The gentlemen who was helping me could not have been nicer and he bent over backward to help. But the LADY IN CHARGE OF THE COPIER, which heaven forbid the common folk should attempt to use, was certainly not going to let these folks from GAWD ALMIGHTY TEXAS get her to bend her rules one iota. Lana and I are really good at playing aw-shucks humble with these types and we managed to get everything we were after anyway. I had the last word; when my total for the books and cds and copies hit about $85 worth, I plunked a portrait of Benjamin Franklin down on the counter and told them to keep the change. I somehow got the impression that most folks don't walk in with cash, let alone leave without the change they are due. So take that, Miss Snoot.

We headed on down to Moultrie County and arrived about lunchtime, and decided to indulge in a Cracker Barrel experience. Which was a good thing, since we worked ourselves down the rest of the afternoon. Despite our experiences of earlier in the day, we decided to head first for the genealogical society, since we had no firm directions for the half dozen cemeteries we wanted to visit. (We actually managed to find the first one on the way, with our usual bumbling luck.) We arrived, to be greeted by a formidable white-haired lady with a 'tude, and braced ourselves for the worst.

But to our surprised pleasure, Miss 'Tudy turned out to be a gal with a dry wit and a heart of gold. She pulled folder after folder from their vertical files, each filled with pictures and obituaries and family data for Lana's Waggoner folks. We kept the two ladies there busy with the copier for the better part of an hour. We had quite a pile of paper. And we hit another one of our lucky strikes. A gentlemen who was a frequent visitor to the facilities, but who had not been there for quite some time, arrived shortly after we did. I was busy trying to locate cemetery directions while Lana sorted through Waggoner folders, and I wasn't having much luck. He fussed around with the records and pulled out a book with just the map I had been looking for. If he hadn't known to look for that book, I'm not sure what we would have done, because Miss 'Tudy didn't seem to know much about the cemeteries. We left, after showering our ladies with thanks and a contribution for their renovation project, and started the next cemetery assault.

Finding your way among the farm roads of Indiana and Illinois is not the same as finding your way around rural Texas. Everything up here is based on the township system and all the roads are numbered sequentially from some point, with the same numbers counting N, S, E, & W from that point. So you will see 1000N, 1000E, 1000S, and 1000W and they will NOT be the opposite ends of each other. If we had not had the luck to find that detailed map, we would never have found the cemeteries we were seeking, let alone find our way out of rural Illinois and back to Mattoon and our beds for the night. With Lana acting as navigator, we somehow managed to get oriented and hit four cemeteries in quick succession before calling it a day and even though one was on a road posted with a "No Trespassing" sign (see previous post on how much we pay attention to warnings when we've come 900 miles to see something).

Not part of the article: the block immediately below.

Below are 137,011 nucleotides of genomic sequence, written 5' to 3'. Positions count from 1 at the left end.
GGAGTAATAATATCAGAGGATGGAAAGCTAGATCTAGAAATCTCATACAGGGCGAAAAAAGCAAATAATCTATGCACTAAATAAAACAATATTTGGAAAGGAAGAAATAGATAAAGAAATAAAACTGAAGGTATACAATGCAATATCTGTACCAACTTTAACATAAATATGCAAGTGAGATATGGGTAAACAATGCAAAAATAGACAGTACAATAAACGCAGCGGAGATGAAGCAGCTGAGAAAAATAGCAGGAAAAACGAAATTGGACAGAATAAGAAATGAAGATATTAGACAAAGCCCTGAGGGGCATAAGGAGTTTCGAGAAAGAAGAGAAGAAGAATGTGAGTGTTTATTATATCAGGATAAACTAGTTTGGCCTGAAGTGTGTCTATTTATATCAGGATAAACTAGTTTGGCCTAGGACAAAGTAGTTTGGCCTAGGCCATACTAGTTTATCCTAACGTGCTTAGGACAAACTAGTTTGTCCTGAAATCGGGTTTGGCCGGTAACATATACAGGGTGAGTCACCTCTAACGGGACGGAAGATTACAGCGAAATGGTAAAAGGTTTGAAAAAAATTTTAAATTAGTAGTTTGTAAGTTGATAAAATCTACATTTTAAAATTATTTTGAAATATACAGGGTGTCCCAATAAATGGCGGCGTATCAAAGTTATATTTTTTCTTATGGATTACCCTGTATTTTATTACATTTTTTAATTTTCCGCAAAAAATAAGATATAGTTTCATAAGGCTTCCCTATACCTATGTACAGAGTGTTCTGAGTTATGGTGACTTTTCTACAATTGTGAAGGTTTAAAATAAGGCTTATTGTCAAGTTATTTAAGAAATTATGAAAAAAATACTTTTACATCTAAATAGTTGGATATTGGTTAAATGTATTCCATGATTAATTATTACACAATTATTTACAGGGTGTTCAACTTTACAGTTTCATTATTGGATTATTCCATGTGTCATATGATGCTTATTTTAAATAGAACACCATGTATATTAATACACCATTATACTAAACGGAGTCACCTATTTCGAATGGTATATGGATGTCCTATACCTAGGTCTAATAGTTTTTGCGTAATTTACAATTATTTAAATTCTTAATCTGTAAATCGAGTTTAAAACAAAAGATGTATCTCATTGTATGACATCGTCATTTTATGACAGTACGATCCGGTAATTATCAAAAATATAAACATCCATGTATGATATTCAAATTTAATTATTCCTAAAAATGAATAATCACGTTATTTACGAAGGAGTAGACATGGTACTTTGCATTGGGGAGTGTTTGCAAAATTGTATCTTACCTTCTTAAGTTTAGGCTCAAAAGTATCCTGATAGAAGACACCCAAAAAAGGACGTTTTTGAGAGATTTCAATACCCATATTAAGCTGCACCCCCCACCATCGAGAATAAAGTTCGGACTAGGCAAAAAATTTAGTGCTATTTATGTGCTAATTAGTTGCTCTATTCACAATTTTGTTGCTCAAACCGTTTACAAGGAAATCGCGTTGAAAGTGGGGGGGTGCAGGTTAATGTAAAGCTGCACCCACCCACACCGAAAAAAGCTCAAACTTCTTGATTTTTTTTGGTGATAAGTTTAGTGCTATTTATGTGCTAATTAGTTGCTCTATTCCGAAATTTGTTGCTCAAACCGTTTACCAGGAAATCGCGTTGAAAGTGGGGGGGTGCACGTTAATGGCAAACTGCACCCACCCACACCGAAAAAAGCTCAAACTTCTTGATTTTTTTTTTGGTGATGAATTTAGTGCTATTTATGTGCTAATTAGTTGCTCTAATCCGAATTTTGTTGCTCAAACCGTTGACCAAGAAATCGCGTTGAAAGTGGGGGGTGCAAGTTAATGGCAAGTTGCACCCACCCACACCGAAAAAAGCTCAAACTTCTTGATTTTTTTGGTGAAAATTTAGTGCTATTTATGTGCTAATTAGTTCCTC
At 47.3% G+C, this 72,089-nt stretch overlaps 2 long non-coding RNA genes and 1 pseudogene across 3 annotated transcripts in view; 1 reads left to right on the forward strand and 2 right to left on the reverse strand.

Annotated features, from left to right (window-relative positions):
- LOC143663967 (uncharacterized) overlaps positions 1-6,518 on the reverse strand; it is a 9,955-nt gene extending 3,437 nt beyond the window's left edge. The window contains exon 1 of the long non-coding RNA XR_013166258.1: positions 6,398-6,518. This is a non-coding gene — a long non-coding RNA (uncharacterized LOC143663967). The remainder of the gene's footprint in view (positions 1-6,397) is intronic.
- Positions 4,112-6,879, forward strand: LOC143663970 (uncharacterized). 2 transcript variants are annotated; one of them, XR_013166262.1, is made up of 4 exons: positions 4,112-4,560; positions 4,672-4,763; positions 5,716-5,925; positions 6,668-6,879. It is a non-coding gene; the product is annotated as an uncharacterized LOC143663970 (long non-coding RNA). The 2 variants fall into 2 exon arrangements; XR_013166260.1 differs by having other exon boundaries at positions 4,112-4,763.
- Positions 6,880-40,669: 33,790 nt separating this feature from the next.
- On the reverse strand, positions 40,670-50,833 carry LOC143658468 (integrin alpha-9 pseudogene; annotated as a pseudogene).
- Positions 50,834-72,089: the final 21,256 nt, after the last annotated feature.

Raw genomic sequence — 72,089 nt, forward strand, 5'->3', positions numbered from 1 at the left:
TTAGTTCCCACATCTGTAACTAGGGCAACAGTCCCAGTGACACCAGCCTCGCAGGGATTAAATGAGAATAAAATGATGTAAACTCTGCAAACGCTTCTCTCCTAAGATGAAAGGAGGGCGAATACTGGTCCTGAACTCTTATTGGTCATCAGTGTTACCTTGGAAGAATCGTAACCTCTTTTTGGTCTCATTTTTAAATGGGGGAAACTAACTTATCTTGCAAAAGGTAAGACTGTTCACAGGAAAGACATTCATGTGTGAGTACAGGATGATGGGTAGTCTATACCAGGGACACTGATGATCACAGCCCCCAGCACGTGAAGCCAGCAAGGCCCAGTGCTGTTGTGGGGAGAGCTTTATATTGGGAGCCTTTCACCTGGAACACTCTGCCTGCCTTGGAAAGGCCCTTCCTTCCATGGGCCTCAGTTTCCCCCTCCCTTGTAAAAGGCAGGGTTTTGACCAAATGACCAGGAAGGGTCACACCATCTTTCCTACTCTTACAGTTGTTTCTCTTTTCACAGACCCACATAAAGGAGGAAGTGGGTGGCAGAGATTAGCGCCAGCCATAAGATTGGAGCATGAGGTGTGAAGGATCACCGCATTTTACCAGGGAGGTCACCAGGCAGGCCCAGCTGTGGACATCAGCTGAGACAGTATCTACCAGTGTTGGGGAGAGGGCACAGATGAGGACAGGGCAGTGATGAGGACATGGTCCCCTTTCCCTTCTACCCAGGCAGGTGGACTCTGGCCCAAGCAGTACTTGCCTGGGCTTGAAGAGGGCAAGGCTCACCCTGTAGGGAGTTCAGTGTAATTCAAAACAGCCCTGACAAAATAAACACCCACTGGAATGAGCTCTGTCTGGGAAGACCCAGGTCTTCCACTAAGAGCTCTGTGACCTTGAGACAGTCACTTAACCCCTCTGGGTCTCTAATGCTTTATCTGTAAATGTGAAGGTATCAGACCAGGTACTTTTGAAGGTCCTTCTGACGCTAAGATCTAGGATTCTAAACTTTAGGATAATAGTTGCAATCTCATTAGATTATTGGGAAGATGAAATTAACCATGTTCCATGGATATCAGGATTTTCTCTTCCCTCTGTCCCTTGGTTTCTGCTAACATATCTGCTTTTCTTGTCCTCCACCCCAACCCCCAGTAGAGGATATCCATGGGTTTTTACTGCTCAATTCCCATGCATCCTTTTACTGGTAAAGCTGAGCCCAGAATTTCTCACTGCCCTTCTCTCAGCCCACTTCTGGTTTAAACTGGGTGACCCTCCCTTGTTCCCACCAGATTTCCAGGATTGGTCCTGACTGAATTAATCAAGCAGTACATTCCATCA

We have two more cemeteries to visit in the morning and then we head back to Indiana, a shift forward in time, and tackle the Mason family in Pike County as our last project for this trip.

It is amazing how relaxing it is to roam around the back roads looking for family. At the end of the day we are bone tired, but by morning we are ready to tackle it again. I have really enjoyed walking the cemeteries, listening to the robins singing in the trees nearby, and looking over rolling fields that are waiting for the plow and a new season of growth. I would really love to see these places when the corn is growing high and the trees are green. It is a beautiful country we are travelling through.

No picture tonight, because my connection is acting flaky and refusing to cooperate. I'll try again tomorrow. I have a great picture of an old barn.


Sunday, April 09, 2006


By the way, have you idea of what potash is? Just down the road from our hotel is the Danville Potash Terminal. It's a big hunking thing that looks like a sideways silo. Had to educate ourselves. You can too, by clicking here.

Just for the record, Danville has not much to recommend it. Aside from potash and the inimitible Dick Van Dyke, I'm at a loss as to its contributions to society.


Luck or Spirit Intervention?

We are continually amazed at how we are able to find our way to heretofore unvisited country cemeteries. It happened to us in Arkansas two years ago and it is happening in Indiana and Illinois on this trip. We begin to get the feeling that we have spirit guides at work, leading us where we need to go.

We started off bright and early this morning, another chilly morning. We had initially planned to survey the Niccum Cemetery first, but we decided to reverse the order of our day and hit the smaller cemeteries first, leaving Niccum to last.

We headed out in search of the Hughes Cemetery, with a very short, no frills description of its location. We were just about to reach our next turn when a lovely cemetery suddenly appeared on our left. We couldn't read the sign, but on impulse I decided to drive through it and see if anything looked familiar. The impulse paid off, because it turned out to be the McKendree cemetery, the 3rd cemetery on our list of places to go today. We spent an hour or so there, snapping photos and listening to the birds twittering in the bushes and trees. From the top of the hill, I took this photo.